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Lucy and Gary had a blissful honeymoon — at home in Beverly Hills, CA with the kids. "For five months, I sat and did nothing," the lifelong workaholic said. "For the first time in my life, I learned how to relax." And it felt like heaven. "He’s great, handsome, kind and home-loving," Lucy wrote of Gary to a friend. "He’s funny, sexy and adorable."

Gary became involved with Lucy’s production company as they made the hit sitcoms Here’s Lucy and The Lucy Show, and the couple proved equally compatible at work and home. "I just want you to know I am very aware and impressed with how hard you are working these days," she wrote to him. "I know how tiring and nerve-wracking it is, too — I’ve gone through it. You’re a great producer, and imaginative and appreciated exec, my darling."

Even more important, Gary provided Lucy with something she desperately needed after Desi broke her heart: laughter. "Gary was a very humorous guy," Keith Thibodeaux, who played Little Ricky on I Love Lucy and remained friends with the family, tells Closer. "He was the opposite of Desi in that he could make Lucy laugh, and Desi made her cry more." Agrees Frank Gorey, who was Lucy’s chauffeur for 30 years, from 1959 until her death, "Gary made her laugh, and that made her feel good." And longtime friend and actress Ruta Lee tells Closer, "Gary was an amusing guy and full of gusto, vim, and vigor, and that’s what Lucy liked in human beings. Period."

Gary offered another quality Lucy craved after her roller-coaster-crash romance with the womanizing, hard-drinking Desi. "He provided stability for her, and that was very important," Lee Tannen, a relative of Gary’s and author of I Loved Lucy, tells Closer. "It was a good marriage. She wasn’t looking for something tempestuous anymore. With Gary, she went the other way from Desi." When they were apart — usually when Gary or Lucy were touring with a show — they missed each other terribly. "I always feel the loss of you when I’m away without you," Lucy wrote to him. "I find it hard to even plan anything without you."

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To reassure Lucy of his undying love, Gary gave her gifts like a gold, diamond and pearl necklace, and other jewelry from Van Cleef & Arpels in Beverly Hills. "Happy Happy Anniversary," he wrote on one card. "Thank you for making me so happy. You really are some kind of a wife. I love you, I love you, I love you and I like you so much." Lucy’s kids — real and fictional — weren’t sure Gary was the right fit for Lucy at first. Says Keith, "I remember seeing this jalopy in front of their house — it was Gary’s car, and it looked out of place with all the Rolls-Royces and Lincolns." Introducing a stepparent into a family is never easy, and it wasn’t for Gary with Lucy’s kids, either. He "wisely tried not to force himself on them or buy their favor with presents," Lucy wrote. They slowly warmed up to him. "When they want to play, he’s available," she said. "He wrestles with them and lets them chase him through the house shrieking with laughter, the sound I like best."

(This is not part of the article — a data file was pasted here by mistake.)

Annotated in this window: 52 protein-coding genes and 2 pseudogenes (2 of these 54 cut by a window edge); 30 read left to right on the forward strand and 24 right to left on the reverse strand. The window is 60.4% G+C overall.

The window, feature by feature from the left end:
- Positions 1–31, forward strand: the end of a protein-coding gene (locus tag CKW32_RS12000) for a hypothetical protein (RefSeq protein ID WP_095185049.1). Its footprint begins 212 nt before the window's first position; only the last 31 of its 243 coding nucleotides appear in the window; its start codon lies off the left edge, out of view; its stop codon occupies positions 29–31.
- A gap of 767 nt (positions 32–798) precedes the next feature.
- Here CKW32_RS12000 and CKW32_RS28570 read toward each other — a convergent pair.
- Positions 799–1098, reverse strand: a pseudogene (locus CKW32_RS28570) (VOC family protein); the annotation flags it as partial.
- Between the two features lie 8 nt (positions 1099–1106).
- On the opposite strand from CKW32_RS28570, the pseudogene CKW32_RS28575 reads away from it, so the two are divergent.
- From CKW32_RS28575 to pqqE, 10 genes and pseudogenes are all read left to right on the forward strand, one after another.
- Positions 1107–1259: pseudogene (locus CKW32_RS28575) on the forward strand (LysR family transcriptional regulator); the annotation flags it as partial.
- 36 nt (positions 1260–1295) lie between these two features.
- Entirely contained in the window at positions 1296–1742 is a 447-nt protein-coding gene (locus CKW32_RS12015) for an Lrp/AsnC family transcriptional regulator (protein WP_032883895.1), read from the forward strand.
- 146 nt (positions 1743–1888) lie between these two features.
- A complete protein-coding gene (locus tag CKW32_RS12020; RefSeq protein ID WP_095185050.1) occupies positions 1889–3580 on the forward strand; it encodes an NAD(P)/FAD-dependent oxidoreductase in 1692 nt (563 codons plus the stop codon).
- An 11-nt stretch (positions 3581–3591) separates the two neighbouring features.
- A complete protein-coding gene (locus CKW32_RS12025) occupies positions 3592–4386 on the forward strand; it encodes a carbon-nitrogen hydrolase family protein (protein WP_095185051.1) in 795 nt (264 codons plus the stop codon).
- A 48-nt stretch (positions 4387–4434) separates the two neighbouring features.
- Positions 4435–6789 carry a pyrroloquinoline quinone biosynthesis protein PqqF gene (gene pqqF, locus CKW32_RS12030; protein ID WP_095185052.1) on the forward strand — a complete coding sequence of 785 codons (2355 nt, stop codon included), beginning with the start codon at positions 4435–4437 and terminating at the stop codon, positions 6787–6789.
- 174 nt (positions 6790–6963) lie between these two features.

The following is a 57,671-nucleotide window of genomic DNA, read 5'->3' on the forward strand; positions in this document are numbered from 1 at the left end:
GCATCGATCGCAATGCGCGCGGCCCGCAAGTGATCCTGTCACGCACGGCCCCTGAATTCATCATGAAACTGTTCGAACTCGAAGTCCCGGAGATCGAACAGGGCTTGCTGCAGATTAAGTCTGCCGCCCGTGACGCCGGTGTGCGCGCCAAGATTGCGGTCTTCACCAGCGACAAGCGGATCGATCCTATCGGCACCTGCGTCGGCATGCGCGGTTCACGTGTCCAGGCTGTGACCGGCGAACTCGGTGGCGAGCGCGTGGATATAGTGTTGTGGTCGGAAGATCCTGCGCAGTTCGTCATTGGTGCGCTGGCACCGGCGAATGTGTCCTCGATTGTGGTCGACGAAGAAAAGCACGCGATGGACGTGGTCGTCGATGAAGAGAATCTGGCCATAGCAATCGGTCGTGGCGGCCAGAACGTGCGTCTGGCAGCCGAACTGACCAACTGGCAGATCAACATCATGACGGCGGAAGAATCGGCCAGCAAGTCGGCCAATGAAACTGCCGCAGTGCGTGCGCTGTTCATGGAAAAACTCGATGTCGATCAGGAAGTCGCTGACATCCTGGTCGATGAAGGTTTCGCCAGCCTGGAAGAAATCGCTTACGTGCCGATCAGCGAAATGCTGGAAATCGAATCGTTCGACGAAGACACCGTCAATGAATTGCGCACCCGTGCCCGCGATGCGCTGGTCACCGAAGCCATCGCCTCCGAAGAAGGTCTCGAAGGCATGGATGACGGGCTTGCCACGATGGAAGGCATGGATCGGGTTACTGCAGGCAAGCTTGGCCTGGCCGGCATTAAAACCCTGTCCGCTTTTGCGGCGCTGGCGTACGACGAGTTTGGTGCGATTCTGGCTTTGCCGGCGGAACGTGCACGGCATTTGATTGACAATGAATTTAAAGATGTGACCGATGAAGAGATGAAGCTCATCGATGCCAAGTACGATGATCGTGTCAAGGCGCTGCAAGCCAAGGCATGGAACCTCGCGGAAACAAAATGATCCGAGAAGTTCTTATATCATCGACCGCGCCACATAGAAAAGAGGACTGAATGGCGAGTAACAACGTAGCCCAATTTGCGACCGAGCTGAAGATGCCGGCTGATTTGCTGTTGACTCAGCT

Relations between Desi and Gary were strained initially. "I experienced the friction between Desi and Gary when he was first married to Lucy," Keith says. "Whenever they would meet, there would be a little tension between the two of them — it was awkward and uncomfortable." Yet Gary and Desi worked it out. "I’m grateful for the amicable feeling now between Desi and me and Gary and the kids," Lucy wrote in the '60s. "I’m glad for our kids' sake they now have two happy homes instead of one miserable one."

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Desi got remarried — to another redhead, Edith Mack Hirsch — in 1963. "She’s a sweet woman, and good for Desi," said Lucy, who buried the hatchet with her ex-husband. "[We] keep in close touch about the children in a way we never could when we were married." Through their 28-year marriage, Lucy and Gary’s passion never cooled. When Gary came home from work, "he would give Lucy a hug like he’d been gone for three weeks," says Michael Stern, a family friend and author of I Had a Ball: My Friendship With Lucille Ball. "They had that loving of a relationship."

As Lucy aged, she worried about losing Gary’s love, but he stayed by her side, literally saving her life when she was almost electrocuted on the set of The Lucy Show. "I feel superstitious writing about him," she told her friend. "I don’t want anything to happen to him." Gary loved Lucy until the day she died, at 77 in 1989 (he passed away at 74 a decade later). Their years together were the most joyous of her life. Said Lucy, "With Gary, I’ve become a woman with a capacity for happiness again."